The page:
For years, individuals with gluten allergies or intolerance were hard put to find items they could order from restaurant menus. Lately, though, operators have been making a concerted effort to cater to those customers — as well as those who are just looking to lose weight through gluten-free diets. In 2013, several quick-service chains debuted gluten-free items, while upscale restaurants offered customers a choice by featuring gluten-free variations on their pasta dishes.
Because gluten is naturally occurring in products containing wheat, rye and barley, restaurateurs offering gluten-free selections must be careful to avoid the risk of cross-contamination. Nevertheless, we should expect to see many more restaurants jump on the gluten-free bandwagon in 2014.
The kids are all right.
Chefs and restaurateurs will continue to focus on children's health and wellness in 2014, according to the National Restaurant Association's 2014 Culinary Forecast. Joy Dubost, the NRA's director of nutrition and healthy living, points out that "healthful kids' meals" and "children's nutrition" ranked fourth and seventh, respectively, on the forecast's Top 20 Trends list. The survey, which polled nearly 1,300 chefs, also listed "whole grain items in kids' meals" at No. 12 and "fruit/vegetable children's side items" at No. 19, giving kids' culinary concerns four spots in the Top 20.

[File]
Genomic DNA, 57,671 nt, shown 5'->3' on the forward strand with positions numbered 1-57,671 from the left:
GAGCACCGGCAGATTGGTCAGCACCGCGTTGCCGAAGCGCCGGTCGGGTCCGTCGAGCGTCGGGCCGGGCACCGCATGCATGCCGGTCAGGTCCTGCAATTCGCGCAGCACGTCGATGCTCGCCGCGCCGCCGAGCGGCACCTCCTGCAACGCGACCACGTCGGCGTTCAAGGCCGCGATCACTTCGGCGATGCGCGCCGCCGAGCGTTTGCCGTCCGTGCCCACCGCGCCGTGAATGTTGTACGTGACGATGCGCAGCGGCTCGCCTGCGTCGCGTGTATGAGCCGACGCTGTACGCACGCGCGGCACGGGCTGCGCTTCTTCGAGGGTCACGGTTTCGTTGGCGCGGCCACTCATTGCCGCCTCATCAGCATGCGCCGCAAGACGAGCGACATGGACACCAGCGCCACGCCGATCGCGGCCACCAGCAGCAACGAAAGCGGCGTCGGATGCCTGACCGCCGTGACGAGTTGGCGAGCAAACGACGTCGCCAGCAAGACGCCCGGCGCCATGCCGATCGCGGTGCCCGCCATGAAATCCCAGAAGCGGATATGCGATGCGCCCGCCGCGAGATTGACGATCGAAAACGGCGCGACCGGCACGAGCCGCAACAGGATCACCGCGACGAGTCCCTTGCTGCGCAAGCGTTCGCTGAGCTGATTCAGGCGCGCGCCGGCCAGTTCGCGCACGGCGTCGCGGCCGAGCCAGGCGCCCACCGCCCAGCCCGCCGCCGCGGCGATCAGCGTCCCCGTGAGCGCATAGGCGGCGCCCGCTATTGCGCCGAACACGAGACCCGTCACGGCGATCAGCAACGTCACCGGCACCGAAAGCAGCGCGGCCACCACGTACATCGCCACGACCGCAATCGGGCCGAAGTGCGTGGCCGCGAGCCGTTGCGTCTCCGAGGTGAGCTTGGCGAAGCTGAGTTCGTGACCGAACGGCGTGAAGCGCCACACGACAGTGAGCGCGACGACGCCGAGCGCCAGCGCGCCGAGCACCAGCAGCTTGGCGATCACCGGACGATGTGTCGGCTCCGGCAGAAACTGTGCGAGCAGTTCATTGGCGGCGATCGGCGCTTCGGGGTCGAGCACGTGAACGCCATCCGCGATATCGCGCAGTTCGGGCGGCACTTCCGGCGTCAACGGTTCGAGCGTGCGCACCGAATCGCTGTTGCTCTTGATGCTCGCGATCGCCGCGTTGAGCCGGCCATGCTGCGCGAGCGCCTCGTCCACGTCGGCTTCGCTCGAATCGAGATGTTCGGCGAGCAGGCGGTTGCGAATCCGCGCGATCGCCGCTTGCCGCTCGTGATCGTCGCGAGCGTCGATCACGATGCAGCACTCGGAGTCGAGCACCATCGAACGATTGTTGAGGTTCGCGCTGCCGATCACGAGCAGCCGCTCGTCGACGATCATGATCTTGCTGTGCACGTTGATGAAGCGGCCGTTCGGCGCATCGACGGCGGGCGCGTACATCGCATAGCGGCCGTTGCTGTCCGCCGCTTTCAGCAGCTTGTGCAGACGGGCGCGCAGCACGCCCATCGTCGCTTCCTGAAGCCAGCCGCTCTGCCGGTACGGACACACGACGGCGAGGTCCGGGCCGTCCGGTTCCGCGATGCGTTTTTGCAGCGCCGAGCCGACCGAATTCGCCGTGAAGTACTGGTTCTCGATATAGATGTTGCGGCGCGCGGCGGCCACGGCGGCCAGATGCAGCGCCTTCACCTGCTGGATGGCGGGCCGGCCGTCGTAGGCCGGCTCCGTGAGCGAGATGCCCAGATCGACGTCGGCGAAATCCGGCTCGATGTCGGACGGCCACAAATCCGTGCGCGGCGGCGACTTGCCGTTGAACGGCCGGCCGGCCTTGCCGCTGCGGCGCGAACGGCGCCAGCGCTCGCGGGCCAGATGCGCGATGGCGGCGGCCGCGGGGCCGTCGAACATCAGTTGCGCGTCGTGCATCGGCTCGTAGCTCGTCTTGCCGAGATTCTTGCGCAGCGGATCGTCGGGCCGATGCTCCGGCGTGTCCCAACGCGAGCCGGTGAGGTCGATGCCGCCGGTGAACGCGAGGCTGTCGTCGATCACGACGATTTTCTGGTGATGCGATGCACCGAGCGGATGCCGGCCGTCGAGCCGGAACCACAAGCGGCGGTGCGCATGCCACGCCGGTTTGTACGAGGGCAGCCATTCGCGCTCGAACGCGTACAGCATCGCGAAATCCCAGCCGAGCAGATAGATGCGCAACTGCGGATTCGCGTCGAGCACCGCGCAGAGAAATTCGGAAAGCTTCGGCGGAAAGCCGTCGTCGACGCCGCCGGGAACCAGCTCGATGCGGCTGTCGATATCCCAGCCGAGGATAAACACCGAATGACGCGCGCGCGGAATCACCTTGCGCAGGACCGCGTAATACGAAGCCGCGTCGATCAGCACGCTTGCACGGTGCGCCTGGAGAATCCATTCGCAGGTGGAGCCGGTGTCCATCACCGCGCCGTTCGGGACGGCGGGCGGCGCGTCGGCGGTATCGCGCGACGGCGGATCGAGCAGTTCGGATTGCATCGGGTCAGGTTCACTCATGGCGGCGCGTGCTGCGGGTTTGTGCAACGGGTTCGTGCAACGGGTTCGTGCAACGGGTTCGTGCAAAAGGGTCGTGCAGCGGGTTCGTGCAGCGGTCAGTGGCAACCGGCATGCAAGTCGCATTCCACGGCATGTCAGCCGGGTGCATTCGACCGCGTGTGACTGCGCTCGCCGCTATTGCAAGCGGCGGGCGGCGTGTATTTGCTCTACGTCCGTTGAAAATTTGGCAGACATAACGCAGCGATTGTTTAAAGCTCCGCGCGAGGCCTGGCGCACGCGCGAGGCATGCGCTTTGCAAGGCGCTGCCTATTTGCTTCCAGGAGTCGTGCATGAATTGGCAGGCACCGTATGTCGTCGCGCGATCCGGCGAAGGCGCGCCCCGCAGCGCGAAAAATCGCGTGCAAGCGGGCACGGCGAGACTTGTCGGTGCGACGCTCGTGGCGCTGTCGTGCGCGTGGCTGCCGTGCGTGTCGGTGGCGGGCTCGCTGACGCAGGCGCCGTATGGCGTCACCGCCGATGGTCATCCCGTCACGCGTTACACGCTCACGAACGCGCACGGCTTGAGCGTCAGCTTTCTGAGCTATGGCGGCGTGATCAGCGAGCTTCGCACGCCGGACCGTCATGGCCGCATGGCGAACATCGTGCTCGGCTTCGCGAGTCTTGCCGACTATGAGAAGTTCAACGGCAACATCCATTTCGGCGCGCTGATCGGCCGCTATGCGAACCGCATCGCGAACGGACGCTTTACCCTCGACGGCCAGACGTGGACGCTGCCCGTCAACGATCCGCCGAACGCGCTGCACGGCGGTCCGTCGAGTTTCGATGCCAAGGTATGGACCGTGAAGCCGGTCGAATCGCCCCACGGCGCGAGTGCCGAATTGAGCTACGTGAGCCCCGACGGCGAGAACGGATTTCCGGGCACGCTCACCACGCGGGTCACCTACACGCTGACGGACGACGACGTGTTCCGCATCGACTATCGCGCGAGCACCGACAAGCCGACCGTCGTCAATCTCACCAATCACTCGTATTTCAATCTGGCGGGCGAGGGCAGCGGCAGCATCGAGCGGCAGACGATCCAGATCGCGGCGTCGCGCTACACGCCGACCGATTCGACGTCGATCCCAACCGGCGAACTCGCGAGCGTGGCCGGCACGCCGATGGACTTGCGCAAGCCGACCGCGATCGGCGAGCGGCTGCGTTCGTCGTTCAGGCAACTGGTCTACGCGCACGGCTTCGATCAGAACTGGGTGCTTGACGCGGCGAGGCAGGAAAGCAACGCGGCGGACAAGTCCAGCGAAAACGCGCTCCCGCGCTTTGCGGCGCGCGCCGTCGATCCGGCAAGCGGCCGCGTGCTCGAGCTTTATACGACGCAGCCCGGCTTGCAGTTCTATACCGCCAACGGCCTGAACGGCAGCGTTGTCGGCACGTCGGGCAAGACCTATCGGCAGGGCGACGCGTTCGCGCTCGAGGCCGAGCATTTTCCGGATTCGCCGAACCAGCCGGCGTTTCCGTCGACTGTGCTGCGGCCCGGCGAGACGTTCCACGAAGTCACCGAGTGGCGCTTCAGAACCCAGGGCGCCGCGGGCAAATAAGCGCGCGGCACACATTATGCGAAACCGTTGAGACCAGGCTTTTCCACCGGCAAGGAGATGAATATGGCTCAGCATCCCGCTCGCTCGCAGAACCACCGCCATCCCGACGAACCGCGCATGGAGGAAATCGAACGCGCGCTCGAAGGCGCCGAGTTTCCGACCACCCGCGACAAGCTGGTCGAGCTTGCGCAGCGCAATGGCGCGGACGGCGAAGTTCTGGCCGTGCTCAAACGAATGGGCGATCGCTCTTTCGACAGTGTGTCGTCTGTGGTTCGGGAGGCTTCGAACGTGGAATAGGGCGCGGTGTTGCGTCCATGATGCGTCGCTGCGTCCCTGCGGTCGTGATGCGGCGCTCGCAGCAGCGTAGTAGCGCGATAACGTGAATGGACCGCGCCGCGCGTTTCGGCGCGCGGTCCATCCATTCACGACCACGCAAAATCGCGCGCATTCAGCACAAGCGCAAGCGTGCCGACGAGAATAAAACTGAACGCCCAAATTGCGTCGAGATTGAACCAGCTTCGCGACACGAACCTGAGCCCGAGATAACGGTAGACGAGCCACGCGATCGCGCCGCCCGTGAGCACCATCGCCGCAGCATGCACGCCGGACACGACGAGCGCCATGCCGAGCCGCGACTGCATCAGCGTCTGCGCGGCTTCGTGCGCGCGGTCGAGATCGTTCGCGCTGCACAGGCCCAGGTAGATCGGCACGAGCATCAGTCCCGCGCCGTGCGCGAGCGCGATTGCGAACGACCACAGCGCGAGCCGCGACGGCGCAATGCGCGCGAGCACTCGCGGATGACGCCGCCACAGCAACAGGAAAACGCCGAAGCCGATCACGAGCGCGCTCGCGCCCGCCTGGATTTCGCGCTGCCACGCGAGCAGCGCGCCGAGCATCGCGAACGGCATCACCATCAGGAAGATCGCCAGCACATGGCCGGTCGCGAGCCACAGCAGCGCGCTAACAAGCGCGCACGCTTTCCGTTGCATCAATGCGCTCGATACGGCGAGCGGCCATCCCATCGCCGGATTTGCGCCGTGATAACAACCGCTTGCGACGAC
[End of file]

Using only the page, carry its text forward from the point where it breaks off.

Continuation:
Dubost says some 140 brands with more than 42,000 locations have agreed to participate in the NRA's Kids LiveWell Healthful Dining Options Program.
Sure, the term "local" has been on experts' lists for several years now, but the trend only promises to grow in influence in the coming year. Consumers relate to it for a number of reasons, not the least of which is its feel-good connection to the sustainability movement. Diners also perceive that "local" equates with "fresh," which places it squarely in the health and wellness camp as well, Dubost says.
Right in the bread basket.
Kruse points out that we should expect to see a wider range of bread products become available at restaurants in 2014. Rustic and artisan breads will show up increasingly on chain menus, much as pretzel bread did at chains in 2013.